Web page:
Home Energy 101

From reading an electricity meter to paying a fee to offset your home's emissions, we've got the info you need to make sustainable energy choices.
Text by Allen B. Bunting
Green Power
Get a head start on phasing out fossil fuels by buying electricity produced by sustainable resources such as wind, water, and sun. Texas and New Jersey offer alternative energy at competitive prices through retail providers. Many utility companies in other areas now offer green pricing programs for homeowners who choose to pay an additional monthly fee to support their provider's sustainable energy advances.

If your area doesn't offer one of the above, consider Renewable Energy Certificates (RECs). Available to anyone, anywhere in the United States, RECs are essentially contributions made to fund the advancement of sustainable energy. Though you still pay your traditional electric bill, for a relatively small (and tax-deductible) payment you can offset your home's emissions by supporting green power projects. You can purchase RECs from Web sites such as chooserenewables.com and carbonfund.org. According to Choose Renewables, buying 900 kWh of RECs each month (only $14.99) can offset 100 percent of the electricity used in the average home. For more information, visit green-e.org.

Calculate Your Savings
If you've ever wondered how much of a difference changing a few lightbulbs can make, try this: Multiply a lamp's wattage (usually found on a sticker or on the cord) by how many hours you use it a day, then divide by 1,000 to find the daily kilowatt hour (kWh) consumption. For example, a 100-watt incandescent bulb that's on for six hours a day uses 0.6 kilowatt hours (kWh) of electricity. Replace the bulb with a compact fluorescent (CFL)-a CFL equivalent to the 100-watt bulbs uses about 23 watts-and you can reduce the lamp's daily kWh expenditure to 0.138. If your utility company charges 10 cents per kWh, then the simple switch could save you nearly 46 cents a day, or almost $170 per year. Not a math wiz? Web sites with online calculators make it easy and offer tips for potential savings. Check out the U.S. Environmental Protection Agency and the Department of Energy's Home Energy Yardstick.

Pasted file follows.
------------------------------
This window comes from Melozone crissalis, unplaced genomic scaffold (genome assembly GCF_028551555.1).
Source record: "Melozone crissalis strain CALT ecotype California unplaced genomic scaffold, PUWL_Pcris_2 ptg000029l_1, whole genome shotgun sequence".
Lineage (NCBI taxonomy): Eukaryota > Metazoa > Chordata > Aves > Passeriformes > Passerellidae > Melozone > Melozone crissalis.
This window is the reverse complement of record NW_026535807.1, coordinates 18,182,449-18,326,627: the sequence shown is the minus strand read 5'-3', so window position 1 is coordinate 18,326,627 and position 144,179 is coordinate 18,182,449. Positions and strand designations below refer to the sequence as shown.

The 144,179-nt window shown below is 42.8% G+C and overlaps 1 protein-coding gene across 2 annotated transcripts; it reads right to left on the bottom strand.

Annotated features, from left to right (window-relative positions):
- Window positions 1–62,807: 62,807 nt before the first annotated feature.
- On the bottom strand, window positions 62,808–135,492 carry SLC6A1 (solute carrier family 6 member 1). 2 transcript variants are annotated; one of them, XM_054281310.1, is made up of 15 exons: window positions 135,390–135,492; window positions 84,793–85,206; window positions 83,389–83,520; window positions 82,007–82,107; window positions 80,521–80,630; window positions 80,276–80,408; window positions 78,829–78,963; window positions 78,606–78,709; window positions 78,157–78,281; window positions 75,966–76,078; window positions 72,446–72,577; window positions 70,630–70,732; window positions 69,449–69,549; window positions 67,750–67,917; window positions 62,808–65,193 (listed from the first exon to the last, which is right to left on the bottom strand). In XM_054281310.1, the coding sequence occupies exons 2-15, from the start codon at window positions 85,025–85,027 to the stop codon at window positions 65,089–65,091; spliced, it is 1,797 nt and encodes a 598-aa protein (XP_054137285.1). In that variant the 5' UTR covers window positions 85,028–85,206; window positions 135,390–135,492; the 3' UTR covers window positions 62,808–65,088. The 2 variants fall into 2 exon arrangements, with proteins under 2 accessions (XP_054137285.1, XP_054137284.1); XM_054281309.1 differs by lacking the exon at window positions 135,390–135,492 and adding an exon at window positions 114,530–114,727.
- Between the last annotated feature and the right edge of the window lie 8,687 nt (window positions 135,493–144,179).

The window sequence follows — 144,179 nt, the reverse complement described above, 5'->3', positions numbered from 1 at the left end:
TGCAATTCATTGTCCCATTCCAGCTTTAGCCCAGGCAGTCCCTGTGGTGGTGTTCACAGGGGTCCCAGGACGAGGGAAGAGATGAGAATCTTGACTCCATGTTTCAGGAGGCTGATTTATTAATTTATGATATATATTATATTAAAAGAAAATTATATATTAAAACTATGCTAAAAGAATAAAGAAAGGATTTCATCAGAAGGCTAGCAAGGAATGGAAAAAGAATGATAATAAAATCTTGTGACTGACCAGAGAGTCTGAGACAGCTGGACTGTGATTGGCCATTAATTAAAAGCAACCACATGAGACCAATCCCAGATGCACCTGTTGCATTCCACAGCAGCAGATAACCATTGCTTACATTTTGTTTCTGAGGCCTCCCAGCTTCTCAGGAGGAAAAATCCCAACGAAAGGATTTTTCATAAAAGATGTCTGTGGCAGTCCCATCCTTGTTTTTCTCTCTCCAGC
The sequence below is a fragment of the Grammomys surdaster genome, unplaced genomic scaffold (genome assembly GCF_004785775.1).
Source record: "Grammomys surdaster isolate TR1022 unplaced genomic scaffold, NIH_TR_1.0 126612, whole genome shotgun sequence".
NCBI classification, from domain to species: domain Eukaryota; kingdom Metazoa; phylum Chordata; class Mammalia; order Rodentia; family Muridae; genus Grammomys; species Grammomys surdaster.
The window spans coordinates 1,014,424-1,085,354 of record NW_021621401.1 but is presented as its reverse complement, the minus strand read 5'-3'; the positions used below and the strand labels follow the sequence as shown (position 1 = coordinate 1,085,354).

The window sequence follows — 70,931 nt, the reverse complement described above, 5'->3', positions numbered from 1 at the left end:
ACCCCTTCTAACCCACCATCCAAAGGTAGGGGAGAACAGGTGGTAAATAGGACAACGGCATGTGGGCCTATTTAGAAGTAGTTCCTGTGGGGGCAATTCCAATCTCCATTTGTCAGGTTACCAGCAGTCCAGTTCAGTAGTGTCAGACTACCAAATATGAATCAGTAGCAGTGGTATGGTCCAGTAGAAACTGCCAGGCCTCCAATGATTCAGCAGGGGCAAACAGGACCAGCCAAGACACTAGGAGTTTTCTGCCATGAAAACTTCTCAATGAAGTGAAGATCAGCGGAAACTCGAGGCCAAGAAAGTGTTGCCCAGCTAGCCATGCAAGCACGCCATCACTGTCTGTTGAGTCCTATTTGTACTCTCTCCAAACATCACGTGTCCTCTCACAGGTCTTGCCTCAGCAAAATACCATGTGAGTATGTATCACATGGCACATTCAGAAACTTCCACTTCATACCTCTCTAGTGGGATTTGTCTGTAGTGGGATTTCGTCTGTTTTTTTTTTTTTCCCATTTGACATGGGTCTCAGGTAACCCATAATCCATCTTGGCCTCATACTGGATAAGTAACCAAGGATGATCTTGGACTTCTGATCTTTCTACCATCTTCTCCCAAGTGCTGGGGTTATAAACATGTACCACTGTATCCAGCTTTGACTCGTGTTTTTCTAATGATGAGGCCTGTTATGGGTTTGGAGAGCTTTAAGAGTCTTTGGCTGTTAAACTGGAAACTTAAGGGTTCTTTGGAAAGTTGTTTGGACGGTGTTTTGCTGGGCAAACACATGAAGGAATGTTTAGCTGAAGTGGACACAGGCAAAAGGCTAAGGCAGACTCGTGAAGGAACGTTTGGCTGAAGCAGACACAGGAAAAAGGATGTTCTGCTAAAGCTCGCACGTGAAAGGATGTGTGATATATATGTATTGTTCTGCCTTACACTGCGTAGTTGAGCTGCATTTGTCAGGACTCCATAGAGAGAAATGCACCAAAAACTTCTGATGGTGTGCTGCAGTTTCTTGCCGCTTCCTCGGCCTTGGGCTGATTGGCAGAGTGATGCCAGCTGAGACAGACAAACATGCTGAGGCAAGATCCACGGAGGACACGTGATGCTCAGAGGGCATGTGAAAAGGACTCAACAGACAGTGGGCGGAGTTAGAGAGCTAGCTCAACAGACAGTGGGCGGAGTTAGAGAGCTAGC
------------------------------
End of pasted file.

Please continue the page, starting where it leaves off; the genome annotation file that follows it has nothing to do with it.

Learn to Read (an Electricity Meter)
Can't believe you used that much energy last month? Learning to read an electricity meter can prevent shock when next month's bill arrives. If you're lucky, your home has a digital meter. If not, here goes:

Looking at a standard meter, you'll see a series of dials. Read the dials right to left. Note that some dials turn clockwise and others turn counterclockwise. The correct reading of the dials in the photograph is 529. If the pointer is between two numbers, write down the lower of the two numbers. For example, if the pointer is between 6 and 7, write down 6. (Exception: If the pointer is between 0 and 9, write down 9.) For a more thorough explanation, check out your power company's Web site.

If that sounds too complicated, invest in a home energy monitor such as Blue Line Innovations' PowerCost Monitor ( bluelineinnovations.com). The digital display is easy to read and shows your energy use in real time.